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26
A convergence rates result for Tikhonov regularization in Banach spaces with nonsmooth operators
 Inverse Problems
"... There exists a vast literature on convergence rates results for Tikhonov regularized minimizers. We are concerned with the solution of nonlinear illposed operator equations. The first convergence rates results for such problems have been developed by Engl, Kunisch and Neubauer in 1989. While these ..."
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Cited by 50 (13 self)
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There exists a vast literature on convergence rates results for Tikhonov regularized minimizers. We are concerned with the solution of nonlinear illposed operator equations. The first convergence rates results for such problems have been developed by Engl, Kunisch and Neubauer in 1989. While these results apply for operator equations formulated in Hilbert spaces, the results of Burger and Osher from 2004, more generally, apply to operators formulated in Banach spaces. Recently, Resmerita et al. presented a modification of the convergence rates result of Burger and Osher which turns out a complete generalization of the rates result of Engl et. al. In all these papers relatively strong regularity assumptions are made. However, it has been observed numerically, that violations of the smoothness assumptions of the operator do not necessarily affect the convergence rate negatively. We take this observation and weaken the smoothness assumptions on the operator and prove a novel convergence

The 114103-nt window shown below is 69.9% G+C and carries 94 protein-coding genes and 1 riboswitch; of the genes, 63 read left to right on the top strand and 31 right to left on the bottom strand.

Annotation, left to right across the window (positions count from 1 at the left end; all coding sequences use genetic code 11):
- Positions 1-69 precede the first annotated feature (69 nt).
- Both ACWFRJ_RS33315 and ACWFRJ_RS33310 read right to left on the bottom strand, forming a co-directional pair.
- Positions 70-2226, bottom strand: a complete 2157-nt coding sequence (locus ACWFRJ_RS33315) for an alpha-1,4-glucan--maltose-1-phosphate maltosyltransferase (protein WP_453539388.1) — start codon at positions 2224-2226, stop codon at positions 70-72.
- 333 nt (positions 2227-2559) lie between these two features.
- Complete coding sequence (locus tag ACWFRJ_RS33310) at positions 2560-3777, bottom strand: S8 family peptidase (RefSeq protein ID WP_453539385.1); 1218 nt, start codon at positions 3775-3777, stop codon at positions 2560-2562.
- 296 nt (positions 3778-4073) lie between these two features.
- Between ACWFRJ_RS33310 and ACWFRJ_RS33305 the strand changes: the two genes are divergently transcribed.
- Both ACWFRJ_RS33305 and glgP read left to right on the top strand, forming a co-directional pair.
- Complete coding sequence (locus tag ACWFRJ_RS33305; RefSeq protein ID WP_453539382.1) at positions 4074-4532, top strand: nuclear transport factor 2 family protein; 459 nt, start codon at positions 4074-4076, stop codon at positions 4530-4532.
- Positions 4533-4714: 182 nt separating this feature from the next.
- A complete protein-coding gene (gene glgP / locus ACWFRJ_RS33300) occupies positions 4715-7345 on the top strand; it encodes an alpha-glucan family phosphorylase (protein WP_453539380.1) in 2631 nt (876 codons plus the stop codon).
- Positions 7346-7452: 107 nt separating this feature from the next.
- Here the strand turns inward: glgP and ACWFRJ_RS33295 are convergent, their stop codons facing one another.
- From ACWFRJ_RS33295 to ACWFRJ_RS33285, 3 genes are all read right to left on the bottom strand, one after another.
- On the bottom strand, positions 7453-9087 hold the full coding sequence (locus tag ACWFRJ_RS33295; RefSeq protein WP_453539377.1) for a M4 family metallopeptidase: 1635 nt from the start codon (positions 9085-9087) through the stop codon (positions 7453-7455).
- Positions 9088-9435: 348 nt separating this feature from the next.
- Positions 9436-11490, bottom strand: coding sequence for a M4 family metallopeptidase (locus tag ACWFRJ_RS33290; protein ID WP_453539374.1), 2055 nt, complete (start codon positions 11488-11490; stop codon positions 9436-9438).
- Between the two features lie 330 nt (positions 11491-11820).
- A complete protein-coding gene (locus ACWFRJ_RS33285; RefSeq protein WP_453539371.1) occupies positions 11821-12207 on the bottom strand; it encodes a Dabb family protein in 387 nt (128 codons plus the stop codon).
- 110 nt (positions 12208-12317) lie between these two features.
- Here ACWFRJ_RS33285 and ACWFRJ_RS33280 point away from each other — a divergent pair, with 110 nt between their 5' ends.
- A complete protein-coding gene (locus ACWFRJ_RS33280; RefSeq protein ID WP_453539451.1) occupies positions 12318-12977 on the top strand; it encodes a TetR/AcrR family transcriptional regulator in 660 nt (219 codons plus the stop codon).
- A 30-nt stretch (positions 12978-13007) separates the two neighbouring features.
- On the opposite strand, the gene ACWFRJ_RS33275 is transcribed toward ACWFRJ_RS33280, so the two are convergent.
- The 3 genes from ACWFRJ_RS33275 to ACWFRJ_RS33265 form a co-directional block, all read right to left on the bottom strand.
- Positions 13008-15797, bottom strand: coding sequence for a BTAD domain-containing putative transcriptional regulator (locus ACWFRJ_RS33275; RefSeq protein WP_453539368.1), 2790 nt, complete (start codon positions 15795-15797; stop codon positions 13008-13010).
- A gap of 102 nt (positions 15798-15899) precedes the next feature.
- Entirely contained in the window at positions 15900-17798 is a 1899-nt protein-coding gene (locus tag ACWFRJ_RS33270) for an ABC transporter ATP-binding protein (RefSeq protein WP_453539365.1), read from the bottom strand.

Spectral calibration of exponential Lévy models
 Finance and Stochastics
"... This research was supported by the Deutsche ..."
Tikhonov regularization applied to the inverse problem of option pricing: convergence analysis and rates
 Inverse Problems
, 2005
"... Abstract. This paper investigates the stable identification of local volatility surfaces σ(S, t) in the BlackScholes/Dupire equation from market prices of European Vanilla options. Based on the properties of the parametertosolution mapping, which assigns option prices to given volatilities, we sh ..."